A little Due Diligence and Helpful Tips from The DRC

We talk about this every day here in the office. We question how our members get hooked on for so much money or find themselves in a complicated bind. The answer frequently follows the same pattern: our clients assume they know enough about their customers. With a DRC membership and a little due diligence, you can avoid putting your business at risk: 

  1. First of all, is your customer or prospect a DRC member? If you don’t know the answer to this question, take notice of the red flag waving in the air. We recommend you visit our website to find out if they are a member. If you are unable to find them in our public member list, contact our office, and we can help.
  2. If you discover your customer or prospect is a DRC member, contact our Trading Assistance Staff to find out if they are a member in good standing. Our Trading Assistance Staff can also provide additional information and guidance that you will find valuable.
  3. Have you ever requested references and checked on who those references are? Many firms find themselves with nonexistent references or later find out they have a bad reputation. References are only good if they are reputable.
  4. When someone contacts you on behalf of a company, ensure that the person is an employee or an actual company representative. We have often seen people believing they are dealing with the company receiving the goods when they are actually dealing with an intermediary.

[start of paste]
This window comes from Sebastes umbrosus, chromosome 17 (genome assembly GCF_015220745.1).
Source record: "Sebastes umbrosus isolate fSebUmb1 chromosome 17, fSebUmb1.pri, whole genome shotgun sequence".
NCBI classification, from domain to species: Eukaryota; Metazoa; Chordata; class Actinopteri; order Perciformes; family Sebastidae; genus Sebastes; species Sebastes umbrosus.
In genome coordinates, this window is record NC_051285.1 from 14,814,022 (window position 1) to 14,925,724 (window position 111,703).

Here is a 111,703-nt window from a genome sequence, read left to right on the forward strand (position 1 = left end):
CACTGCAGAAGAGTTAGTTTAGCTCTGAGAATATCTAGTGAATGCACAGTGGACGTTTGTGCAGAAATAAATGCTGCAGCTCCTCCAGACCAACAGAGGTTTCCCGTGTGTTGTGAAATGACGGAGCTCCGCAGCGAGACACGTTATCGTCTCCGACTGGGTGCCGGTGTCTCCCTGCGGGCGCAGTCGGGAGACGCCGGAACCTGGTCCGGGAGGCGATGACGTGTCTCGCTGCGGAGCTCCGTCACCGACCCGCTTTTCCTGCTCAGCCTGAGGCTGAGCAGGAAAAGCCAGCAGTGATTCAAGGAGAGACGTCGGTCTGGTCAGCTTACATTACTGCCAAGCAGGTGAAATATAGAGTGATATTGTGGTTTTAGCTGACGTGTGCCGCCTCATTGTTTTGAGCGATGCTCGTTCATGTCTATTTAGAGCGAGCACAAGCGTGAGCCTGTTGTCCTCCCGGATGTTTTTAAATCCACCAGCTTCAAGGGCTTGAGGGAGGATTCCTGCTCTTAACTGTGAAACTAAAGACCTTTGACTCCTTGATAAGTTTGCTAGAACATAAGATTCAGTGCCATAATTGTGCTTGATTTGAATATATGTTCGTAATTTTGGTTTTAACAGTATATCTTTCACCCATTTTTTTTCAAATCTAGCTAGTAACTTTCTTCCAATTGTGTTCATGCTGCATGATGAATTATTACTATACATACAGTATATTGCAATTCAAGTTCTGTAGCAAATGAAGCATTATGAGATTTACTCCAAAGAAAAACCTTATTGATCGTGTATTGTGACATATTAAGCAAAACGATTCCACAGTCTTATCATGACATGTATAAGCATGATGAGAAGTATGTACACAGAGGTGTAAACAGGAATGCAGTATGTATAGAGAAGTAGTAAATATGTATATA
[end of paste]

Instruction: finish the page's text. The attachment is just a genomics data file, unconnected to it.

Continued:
5. If your customer or prospect is in the United States, check out “The Perishable Agricultural Commodities Act,” also known as PACA. Here, you can find out the status of their PACA license.
  6. Is your trading partner in the Blue Book Services? If not, why not? If a firm is not listed, they are either not dealing with significant volume or could be a new business.
  7. Take the time to learn about the Blue Book Services’ rating system and credit scores. Being listed only means they are either members of the credit agency or they are conducting enough business to show up on “the radar screen.” A company listed without a rating does not mean their business status is “OK”; it could mean they are not ratable or the information on file is insufficient to establish a rating!
  8. Do the phone numbers, addresses, personnel, and EXACT company name match up with DRC’s records? If they don’t, this could be another red flag. 
  9. Are you doing business with companies that do not have a DRC membership? Or do they at least have a DRC arbitration agreement? If not, why not? You are exposing yourself to needless risk and expense should challenges arise.

Without fear of contradiction, many disputes could easily have been avoided by checking with the DRC and practicing some due diligence before the sale. Everybody “takes a chance” occasionally, but is it worth taking the risk? Consider a DRC membership as your risk mitigation tool.

Peruse the DRC website for more information. Should other questions arise, reach out to our Help Desk. We look forward to assisting you.

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